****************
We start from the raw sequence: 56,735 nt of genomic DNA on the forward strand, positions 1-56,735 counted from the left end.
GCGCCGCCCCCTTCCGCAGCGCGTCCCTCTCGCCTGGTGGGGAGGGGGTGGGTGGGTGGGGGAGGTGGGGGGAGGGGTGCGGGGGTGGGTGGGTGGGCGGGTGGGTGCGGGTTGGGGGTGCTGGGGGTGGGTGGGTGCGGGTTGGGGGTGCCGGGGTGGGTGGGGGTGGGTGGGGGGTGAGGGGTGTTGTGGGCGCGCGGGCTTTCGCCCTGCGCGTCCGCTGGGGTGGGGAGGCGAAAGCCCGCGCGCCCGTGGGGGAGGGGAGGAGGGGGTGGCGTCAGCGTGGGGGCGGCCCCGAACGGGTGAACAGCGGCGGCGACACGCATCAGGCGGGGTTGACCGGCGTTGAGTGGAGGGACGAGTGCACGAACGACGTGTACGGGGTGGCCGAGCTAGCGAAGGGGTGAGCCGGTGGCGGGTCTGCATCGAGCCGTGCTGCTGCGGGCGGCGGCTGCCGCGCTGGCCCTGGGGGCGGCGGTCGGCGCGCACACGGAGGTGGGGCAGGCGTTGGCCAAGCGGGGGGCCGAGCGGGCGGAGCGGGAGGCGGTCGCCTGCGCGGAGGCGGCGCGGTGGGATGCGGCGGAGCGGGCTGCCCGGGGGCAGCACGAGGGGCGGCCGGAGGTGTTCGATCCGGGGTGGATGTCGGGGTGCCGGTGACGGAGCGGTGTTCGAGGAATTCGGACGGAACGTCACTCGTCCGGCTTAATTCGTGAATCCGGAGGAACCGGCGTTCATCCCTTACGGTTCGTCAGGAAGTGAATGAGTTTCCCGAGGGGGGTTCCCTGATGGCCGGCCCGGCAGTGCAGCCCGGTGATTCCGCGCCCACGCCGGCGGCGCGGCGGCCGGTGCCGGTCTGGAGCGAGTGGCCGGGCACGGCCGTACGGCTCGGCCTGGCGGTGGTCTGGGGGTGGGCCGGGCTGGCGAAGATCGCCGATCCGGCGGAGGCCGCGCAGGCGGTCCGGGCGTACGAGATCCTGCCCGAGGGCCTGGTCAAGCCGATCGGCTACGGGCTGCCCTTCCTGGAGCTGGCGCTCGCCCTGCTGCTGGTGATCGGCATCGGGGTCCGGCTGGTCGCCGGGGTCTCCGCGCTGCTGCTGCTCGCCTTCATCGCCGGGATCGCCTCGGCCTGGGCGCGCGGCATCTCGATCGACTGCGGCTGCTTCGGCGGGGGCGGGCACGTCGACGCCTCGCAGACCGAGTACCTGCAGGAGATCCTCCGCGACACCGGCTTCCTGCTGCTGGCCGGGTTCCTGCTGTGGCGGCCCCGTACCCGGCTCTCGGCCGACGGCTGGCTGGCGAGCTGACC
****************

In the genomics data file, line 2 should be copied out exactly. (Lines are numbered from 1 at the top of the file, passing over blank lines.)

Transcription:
GCGCCGCCCCCTTCCGCAGCGCGTCCCTCTCGCCTGGTGGGGAGGGGGTGGGTGGGTGGGGGAGGTGGGGGGAGGGGTGCGGGGGTGGGTGGGTGGGCGGGTGGGTGCGGGTTGGGGGTGCTGGGGGTGGGTGGGTGCGGGTTGGGGGTGCCGGGGTGGGTGGGGGTGGGTGGGGGGTGAGGGGTGTTGTGGGCGCGCGGGCTTTCGCCCTGCGCGTCCGCTGGGGTGGGGAGGCGAAAGCCCGCGCGCCCGTGGGGGAGGGGAGGAGGGGGTGGCGTCAGCGTGGGGGCGGCCCCGAACGGGTGAACAGCGGCGGCGACACGCATCAGGCGGGGTTGACCGGCGTTGAGTGGAGGGACGAGTGCACGAACGACGTGTACGGGGTGGCCGAGCTAGCGAAGGGGTGAGCCGGTGGCGGGTCTGCATCGAGCCGTGCTGCTGCGGGCGGCGGCTGCCGCGCTGGCCCTGGGGGCGGCGGTCGGCGCGCACACGGAGGTGGGGCAGGCGTTGGCCAAGCGGGGGGCCGAGCGGGCGGAGCGGGAGGCGGTCGCCTGCGCGGAGGCGGCGCGGTGGGATGCGGCGGAGCGGGCTGCCCGGGGGCAGCACGAGGGGCGGCCGGAGGTGTTCGATCCGGGGTGGATGTCGGGGTGCCGGTGACGGAGCGGTGTTCGAGGAATTCGGACGGAACGTCACTCGTCCGGCTTAATTCGTGAATCCGGAGGAACCGGCGTTCATCCCTTACGGTTCGTCAGGAAGTGAATGAGTTTCCCGAGGGGGGTTCCCTGATGGCCGGCCCGGCAGTGCAGCCCGGTGATTCCGCGCCCACGCCGGCGGCGCGGCGGCCGGTGCCGGTCTGGAGCGAGTGGCCGGGCACGGCCGTACGGCTCGGCCTGGCGGTGGTCTGGGGGTGGGCCGGGCTGGCGAAGATCGCCGATCCGGCGGAGGCCGCGCAGGCGGTCCGGGCGTACGAGATCCTGCCCGAGGGCCTGGTCAAGCCGATCGGCTACGGGCTGCCCTTCCTGGAGCTGGCGCTCGCCCTGCTGCTGGTGATCGGCATCGGGGTCCGGCTGGTCGCCGGGGTCTCCGCGCTGCTGCTGCTCGCCTTCATCGCCGGGATCGCCTCGGCCTGGGCGCGCGGCATCTCGATCGACTGCGGCTGCTTCGGCGGGGGCGGGCACGTCGACGCCTCGCAGACCGAGTACCTGCAGGAGATCCTCCGCGACACCGGCTTCCTGCTGCTGGCCGGGTTCCTGCTGTGGCGGCCCCGTACCCGGCTCTCGGCCGACGGCTGGCTGGCGAGCTGACC